Sunday, November 27, 2022

Police Commissioner elections: Thurrock produces lowest turnout in county

VETERAN ORSETT councillor Mike Revell often describes and decries what he calls the “Thurrock shrug”. It looks liek there was a collective one yesterday as Thurrock has recorded the lowest turnout in Essex for the election of the Essex Police Commissioner.

Only 10.2% of the electorate voted across the borough, even though it had polling stations from Aveley to Thurrock, manned from 7am to 10pm.

Uttlesford “topped” the turnout ratings with 15%.

Some after predicting that this will be the lowest turnout for an election in the UK.

Leading elections expert, prof John Curtice told BBC Radio 4’s Today programme: ā€˜The fundamental question is… what really are the significant choices that one can put before the electorate about how the job of PCC can be done?

Unless there are real choices, it is very difficult to persuade voters that the election is worth voting in.

The final result for Essex is expected some time this afternoon in Chelmsford.

9 COMMENTS

  1. the problem was that we had no information. that made many to care who to vote for so didnt.

    I had no information given to me, all i was told was to look it up in the web

  2. lakes77 has hit the nail on the head, the campaigning by the prospective candidates has been woeful, if you did not look the candidates up on the internet then you would not even know who they were or what they were standing for, it does make a mockery of the position if the winner only gets a majority of the 13% of the Essex votes,

  3. Editor’s note

    To be fair, we interviewed each candidate and put it up on the site.
    They had a huge area to cover.
    Not that Lakes and Lambo are ever going to agree with us…….

  4. Michael, this was not a slight on your excellent reporting šŸ™‚ but if people did not look on here or the PCC site then they would be non the wiser as to who was standing or what they were looking to do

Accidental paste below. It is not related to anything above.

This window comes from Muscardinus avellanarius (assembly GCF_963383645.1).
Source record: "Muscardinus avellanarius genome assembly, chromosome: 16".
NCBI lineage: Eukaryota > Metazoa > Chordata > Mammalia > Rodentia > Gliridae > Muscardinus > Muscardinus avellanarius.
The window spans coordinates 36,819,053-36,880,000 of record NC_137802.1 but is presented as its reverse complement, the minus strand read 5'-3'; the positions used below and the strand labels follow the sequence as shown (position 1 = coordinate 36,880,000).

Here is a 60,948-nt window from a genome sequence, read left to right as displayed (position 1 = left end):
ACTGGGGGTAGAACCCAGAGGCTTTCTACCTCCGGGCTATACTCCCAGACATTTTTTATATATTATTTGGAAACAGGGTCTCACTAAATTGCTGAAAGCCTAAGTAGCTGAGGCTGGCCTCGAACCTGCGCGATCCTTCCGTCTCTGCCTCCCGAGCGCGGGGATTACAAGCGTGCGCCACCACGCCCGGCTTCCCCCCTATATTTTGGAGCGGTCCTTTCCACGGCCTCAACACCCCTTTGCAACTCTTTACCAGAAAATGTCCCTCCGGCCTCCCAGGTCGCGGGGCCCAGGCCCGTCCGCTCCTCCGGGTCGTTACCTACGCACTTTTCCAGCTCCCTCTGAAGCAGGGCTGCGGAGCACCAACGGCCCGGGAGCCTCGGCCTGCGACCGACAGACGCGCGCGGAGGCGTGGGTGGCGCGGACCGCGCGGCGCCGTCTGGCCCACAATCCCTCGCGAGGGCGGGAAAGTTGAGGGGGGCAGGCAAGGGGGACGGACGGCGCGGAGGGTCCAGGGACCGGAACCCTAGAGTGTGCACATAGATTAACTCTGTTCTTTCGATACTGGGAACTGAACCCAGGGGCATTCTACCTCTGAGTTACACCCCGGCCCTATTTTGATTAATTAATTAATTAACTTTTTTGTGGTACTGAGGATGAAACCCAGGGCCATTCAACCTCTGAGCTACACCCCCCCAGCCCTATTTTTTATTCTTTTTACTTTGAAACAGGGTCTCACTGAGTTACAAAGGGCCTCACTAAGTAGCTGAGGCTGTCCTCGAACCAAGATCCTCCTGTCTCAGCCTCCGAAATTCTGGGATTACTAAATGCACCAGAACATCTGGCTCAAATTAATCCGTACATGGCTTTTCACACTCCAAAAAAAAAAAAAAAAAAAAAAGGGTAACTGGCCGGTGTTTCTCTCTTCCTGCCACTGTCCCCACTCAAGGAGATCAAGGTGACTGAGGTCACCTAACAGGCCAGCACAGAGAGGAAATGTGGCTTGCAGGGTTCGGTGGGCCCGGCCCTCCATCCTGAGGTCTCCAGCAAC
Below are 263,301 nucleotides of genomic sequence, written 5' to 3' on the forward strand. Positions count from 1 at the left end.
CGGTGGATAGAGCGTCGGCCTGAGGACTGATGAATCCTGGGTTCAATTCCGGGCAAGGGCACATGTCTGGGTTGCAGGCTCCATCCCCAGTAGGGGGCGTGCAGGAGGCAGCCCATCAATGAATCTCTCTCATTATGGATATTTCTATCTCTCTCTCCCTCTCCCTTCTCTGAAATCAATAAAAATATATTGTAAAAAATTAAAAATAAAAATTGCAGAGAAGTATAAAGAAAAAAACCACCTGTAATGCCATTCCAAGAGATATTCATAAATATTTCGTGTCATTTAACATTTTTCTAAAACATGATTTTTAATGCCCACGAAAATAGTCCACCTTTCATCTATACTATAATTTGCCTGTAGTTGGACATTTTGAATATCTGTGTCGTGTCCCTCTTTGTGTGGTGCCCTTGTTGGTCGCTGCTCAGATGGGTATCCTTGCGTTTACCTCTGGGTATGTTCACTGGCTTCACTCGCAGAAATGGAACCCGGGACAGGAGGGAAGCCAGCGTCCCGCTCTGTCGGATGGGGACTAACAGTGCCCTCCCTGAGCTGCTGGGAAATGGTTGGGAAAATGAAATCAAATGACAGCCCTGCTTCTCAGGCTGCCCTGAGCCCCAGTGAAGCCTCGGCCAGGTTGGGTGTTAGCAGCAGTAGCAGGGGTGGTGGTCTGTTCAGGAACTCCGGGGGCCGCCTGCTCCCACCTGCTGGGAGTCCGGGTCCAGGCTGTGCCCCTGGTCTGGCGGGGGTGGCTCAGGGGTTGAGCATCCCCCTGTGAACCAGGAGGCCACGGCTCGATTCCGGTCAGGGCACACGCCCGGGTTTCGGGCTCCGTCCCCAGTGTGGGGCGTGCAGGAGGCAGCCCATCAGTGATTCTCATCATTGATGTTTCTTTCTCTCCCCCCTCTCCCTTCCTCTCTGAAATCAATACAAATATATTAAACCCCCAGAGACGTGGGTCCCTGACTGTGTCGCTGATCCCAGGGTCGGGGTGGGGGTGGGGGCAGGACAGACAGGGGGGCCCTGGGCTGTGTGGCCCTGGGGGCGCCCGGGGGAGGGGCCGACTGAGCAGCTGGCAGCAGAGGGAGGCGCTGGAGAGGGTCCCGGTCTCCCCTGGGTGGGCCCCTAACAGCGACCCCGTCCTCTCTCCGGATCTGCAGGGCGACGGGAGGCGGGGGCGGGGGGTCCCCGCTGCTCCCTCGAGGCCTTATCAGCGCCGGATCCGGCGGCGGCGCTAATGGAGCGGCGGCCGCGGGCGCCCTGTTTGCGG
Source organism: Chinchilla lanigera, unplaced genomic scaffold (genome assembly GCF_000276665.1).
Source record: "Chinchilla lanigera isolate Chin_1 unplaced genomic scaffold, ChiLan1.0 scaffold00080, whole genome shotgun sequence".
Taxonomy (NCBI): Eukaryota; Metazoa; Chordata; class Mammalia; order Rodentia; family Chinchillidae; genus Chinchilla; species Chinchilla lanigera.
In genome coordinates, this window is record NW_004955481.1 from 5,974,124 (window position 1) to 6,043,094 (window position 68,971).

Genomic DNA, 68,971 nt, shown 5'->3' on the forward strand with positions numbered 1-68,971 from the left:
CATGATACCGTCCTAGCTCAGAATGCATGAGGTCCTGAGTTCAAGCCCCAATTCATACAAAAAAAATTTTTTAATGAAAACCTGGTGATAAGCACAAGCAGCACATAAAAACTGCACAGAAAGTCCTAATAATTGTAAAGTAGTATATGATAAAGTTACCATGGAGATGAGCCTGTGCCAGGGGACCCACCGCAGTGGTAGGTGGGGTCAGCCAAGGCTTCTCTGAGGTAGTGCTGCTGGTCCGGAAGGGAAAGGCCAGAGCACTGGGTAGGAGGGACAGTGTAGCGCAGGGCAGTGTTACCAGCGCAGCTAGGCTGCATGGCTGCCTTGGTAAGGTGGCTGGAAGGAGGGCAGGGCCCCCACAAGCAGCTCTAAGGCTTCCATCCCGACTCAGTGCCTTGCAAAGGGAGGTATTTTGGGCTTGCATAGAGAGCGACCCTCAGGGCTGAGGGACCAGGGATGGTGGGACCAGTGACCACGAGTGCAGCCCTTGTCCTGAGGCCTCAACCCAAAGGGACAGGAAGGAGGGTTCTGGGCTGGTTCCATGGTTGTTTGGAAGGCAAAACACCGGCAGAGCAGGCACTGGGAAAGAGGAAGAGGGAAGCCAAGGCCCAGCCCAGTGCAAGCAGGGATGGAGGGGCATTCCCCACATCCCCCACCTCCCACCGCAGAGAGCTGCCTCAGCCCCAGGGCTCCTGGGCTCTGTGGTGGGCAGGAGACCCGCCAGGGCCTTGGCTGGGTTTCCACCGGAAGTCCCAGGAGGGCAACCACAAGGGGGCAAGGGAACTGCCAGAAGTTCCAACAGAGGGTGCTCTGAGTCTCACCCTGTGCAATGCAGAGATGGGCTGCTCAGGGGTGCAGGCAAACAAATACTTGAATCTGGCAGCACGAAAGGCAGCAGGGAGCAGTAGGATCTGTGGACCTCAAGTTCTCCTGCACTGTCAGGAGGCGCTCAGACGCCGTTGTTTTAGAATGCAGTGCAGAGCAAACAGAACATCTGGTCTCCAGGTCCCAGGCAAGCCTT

5. Michael again we had to go and get the information off the web, even if it was your interviewe, we had no literature sent to us…well not to my house anyway.

    Stanford we have many residents over he age of 70. not many of them would have know they had to get the information of the web, some might not even have a pc or laptop.

  6. The candidates were not provided with any funding to canvass what is a huge area. If they were confident they would get this highly-paid job, then I suppose they would have paid for it out of their own pocket.
    Some of us did not vote because we don’t agree with appointing one person to have all this power (and income, and expensive infrastructure). It needs a panel (on less money, and with wider skills) to do this job – if in fact it needs doing at all.

  7. If the truth be known none of the so called big parties wanted a large turnout, they only concentrated on their members, councillors etc: and hoped it would be enough to swing it their way, so will probably go with the party that holds the most councils in Essex?

  8. The onus should be, (in a perfect world admittedly), on the voter to do their research on the candidates, rather than on the candidates themselves to give their very biased reasons on why they should be elected. We should not be expected to be bottle fed information by people who have a vested interest in getting elected. If most voters, myself included, cannot be bothered then that’s fair enough. Policing affects us all, but what a deadly dull subject to have to learn about in order to make an informed choice.

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